Cat rescuers are all too familiar with the classic signs of a cat with a chronic respiratory infection. Perhaps you’ve adopted a kitten from an animal shelter and they have always had a low-grade case of the sniffles that flares up from time to time. Feline infectious respiratory diseases are highly contagious and can spread through a cat population like wildfire. When cats are housed close together, such as in an animal shelter, infectious respiratory diseases can leap from cat to cat, potentially causing lifelong illness. However, if you adopt a cat from an animal shelter or take in a stray kitten who has a chronic respiratory illness, the condition can be successfully managed to keep your cat happy and healthy. To help you learn more about some of the most common feline infectious respiratory diseases, our Palm City Animal Medical Center team outlines the key facts.

Feline viral rhinotracheitis

Feline viral rhinotracheitis (FVR), or feline herpesvirus type 1, is responsible for most of the acute upper respiratory infections in cats. FVR signs can include:

  • Fever
  • Frequent sneezing
  • Conjunctivitis
  • Rhinitis
  • Salivation because of oral ulceration
  • Nasal and ocular discharge

As FVR progresses, oral and nasal ulcers can develop, making eating or breathing painful and difficult for your cat. Discharge from the eyes and nose thickens and can seal shut eyes and nostrils, so frequent cleaning is necessary. Signs may persist for 5 to 10 days in mild cases, but can last as long as six weeks, especially if the disease is complicated by a secondary bacterial infection.

After recovering from the initial illness, cats can develop a lifelong latent infection, shedding the virus during times of stress. However, an FVR vaccination is available that can help reduce future illness signs, whether or not the vaccination series is started after the initial infection has occurred. Ideally, all kittens should be serially vaccinated to ensure adequate protection as their maternal antibodies decline.

Feline calicivirus

Feline calicivirus (FCV) infection is also highly prevalent in the feline population, with more than 40 FCV strains identified. FCV infection signs include:

  • Sneezing
  • Oral and nasal ulceration
  • Fever
  • Inappetence
  • Lethargy
  • Conjunctivitis

FCV is well-known for causing painful oral lesions, and an affected cat may require a feeding tube to ensure they receive nutrition until the ulcers heal, usually in two to three days. Secondary bacterial infections that may lead to pneumonia are common with FCV. FCV-infected kittens with a secondary infection can quickly succumb to a fatal illness, so appropriate vaccination is crucial to protect cats of all ages from disease.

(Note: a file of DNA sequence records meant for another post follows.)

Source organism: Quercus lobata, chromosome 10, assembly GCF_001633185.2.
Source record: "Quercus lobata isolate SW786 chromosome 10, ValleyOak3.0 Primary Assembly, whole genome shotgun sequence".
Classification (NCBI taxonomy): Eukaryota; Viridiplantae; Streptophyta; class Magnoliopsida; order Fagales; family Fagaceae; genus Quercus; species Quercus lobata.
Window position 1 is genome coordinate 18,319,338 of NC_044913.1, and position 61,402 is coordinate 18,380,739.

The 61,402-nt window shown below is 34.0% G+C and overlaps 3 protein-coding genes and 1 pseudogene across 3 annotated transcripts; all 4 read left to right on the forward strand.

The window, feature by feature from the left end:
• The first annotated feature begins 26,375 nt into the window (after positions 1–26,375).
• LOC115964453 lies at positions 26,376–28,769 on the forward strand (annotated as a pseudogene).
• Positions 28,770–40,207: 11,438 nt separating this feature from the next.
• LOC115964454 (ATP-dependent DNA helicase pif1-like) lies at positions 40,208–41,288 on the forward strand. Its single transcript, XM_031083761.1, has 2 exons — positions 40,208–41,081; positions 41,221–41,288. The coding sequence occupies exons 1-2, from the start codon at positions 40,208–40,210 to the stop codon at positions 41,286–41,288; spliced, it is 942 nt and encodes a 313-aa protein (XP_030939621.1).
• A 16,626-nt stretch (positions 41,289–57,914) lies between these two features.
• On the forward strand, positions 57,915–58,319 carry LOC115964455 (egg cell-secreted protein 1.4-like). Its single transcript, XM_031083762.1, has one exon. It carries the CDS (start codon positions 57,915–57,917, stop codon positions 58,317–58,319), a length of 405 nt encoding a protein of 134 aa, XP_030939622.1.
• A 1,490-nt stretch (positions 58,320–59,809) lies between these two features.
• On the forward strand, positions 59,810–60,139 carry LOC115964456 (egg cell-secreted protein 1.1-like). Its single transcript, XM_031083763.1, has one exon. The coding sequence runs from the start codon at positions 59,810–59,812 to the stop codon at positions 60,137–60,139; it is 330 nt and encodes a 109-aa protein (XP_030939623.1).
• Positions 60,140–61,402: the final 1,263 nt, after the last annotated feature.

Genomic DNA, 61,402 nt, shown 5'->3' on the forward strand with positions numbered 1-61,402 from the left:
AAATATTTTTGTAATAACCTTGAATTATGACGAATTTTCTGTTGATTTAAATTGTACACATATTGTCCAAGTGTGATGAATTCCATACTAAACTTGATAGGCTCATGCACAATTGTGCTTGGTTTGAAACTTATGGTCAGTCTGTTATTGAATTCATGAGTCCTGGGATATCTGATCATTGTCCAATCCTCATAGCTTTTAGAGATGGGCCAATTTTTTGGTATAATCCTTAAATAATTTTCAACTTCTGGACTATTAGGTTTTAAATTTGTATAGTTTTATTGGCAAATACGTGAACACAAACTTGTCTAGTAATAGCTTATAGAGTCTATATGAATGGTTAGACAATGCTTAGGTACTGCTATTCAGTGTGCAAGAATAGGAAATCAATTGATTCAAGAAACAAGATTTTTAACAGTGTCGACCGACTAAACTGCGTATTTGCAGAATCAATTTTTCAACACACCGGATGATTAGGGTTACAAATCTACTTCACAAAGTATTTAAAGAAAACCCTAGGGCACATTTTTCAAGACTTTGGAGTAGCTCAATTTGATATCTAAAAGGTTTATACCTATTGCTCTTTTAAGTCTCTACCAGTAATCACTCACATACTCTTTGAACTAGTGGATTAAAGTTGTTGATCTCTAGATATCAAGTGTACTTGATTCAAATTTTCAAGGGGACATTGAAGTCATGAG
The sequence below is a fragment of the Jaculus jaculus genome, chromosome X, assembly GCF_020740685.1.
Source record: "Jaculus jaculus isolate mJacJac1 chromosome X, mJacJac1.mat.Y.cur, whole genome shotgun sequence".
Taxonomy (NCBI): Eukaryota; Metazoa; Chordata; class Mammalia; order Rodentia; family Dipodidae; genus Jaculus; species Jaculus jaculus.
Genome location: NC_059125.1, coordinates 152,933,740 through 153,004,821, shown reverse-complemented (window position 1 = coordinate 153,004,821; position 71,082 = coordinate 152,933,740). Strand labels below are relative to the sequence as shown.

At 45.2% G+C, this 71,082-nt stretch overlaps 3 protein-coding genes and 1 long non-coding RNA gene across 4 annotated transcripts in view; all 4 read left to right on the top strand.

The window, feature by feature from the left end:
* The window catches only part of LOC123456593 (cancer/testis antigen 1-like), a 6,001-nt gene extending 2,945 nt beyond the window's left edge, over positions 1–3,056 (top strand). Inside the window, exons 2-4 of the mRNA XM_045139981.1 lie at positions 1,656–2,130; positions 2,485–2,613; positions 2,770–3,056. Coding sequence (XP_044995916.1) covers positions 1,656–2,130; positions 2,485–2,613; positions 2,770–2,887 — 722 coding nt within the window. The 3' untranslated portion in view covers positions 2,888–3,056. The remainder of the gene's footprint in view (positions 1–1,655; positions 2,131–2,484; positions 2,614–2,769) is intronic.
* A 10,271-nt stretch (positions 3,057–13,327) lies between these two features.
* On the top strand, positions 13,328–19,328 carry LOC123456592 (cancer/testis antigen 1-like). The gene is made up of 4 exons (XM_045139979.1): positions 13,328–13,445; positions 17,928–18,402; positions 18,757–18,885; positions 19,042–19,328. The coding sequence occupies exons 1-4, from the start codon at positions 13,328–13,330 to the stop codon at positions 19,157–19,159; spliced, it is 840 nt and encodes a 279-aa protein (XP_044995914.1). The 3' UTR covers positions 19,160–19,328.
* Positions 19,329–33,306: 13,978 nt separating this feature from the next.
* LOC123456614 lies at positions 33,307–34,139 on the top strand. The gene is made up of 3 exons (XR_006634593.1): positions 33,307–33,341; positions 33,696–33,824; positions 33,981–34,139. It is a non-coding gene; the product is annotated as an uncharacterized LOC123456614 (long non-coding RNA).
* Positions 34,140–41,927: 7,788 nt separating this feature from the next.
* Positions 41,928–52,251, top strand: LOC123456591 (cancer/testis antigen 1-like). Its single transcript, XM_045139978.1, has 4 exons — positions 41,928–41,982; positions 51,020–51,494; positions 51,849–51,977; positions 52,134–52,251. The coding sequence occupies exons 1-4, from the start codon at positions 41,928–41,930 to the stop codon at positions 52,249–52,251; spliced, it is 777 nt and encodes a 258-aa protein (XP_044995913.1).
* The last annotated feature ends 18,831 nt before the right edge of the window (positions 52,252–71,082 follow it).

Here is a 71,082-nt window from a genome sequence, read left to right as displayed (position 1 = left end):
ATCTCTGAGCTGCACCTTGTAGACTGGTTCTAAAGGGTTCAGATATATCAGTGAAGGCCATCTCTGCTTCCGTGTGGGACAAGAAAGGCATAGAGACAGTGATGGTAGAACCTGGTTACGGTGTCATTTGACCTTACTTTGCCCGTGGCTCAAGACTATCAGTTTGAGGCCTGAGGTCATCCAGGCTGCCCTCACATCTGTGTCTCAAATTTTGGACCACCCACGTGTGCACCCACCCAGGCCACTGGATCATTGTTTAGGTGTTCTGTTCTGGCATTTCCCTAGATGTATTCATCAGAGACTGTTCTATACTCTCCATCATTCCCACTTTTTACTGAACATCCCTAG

Chlamydia felis

Chlamydia felis, a gram-negative bacterium, is a minor cause in the spectrum of feline infectious respiratory diseases. Most commonly, C. felis infections lead to conjunctivitis and a thick, mucoid ocular discharge, but they can also cause sneezing and nasal discharge. Once infected, a cat can become a chronic carrier, occasionally shedding the bacteria to infect other cats, and people. 

Bordetella bronchiseptica

Bordetella bronchiseptica, a gram-negative bacterium that exists as part of the normal respiratory flora of many cats and dogs, can cause severe disease, especially when combined with another respiratory illness. Bordetella infection signs in cats include:

  • Cough
  • Ocular and nasal discharge
  • Pneumonia

A Bordetella infection can be fatal in kittens or geriatric cats who also have another respiratory disease, but rarely occurs as a single disease in healthy, adult cats. 

How are feline infectious respiratory diseases transmitted?

Feline infectious respiratory diseases, whether viral or bacterial, are most often transmitted through direct cat-to-cat contact with infected nasal, ocular, or oral secretions. They are also transmitted through indirect contact with contaminated sources, such as dishes and people. If you’re around a sick cat, take great care to avoid carrying the disease home to your own cat. Wash your hands thoroughly and change your clothes, ensuring your cat cannot sniff them before they’re washed. Fortunately, these diseases are easily killed with common disinfectants or bleach solutions. 

Does your cat’s sniffling and sneezing seem to flare up on occasion? They may be suffering from a low-grade infectious respiratory disease. Get to the root of your pet’s issue by scheduling an appointment with our Palm City Animal Medical Center team—give us a call.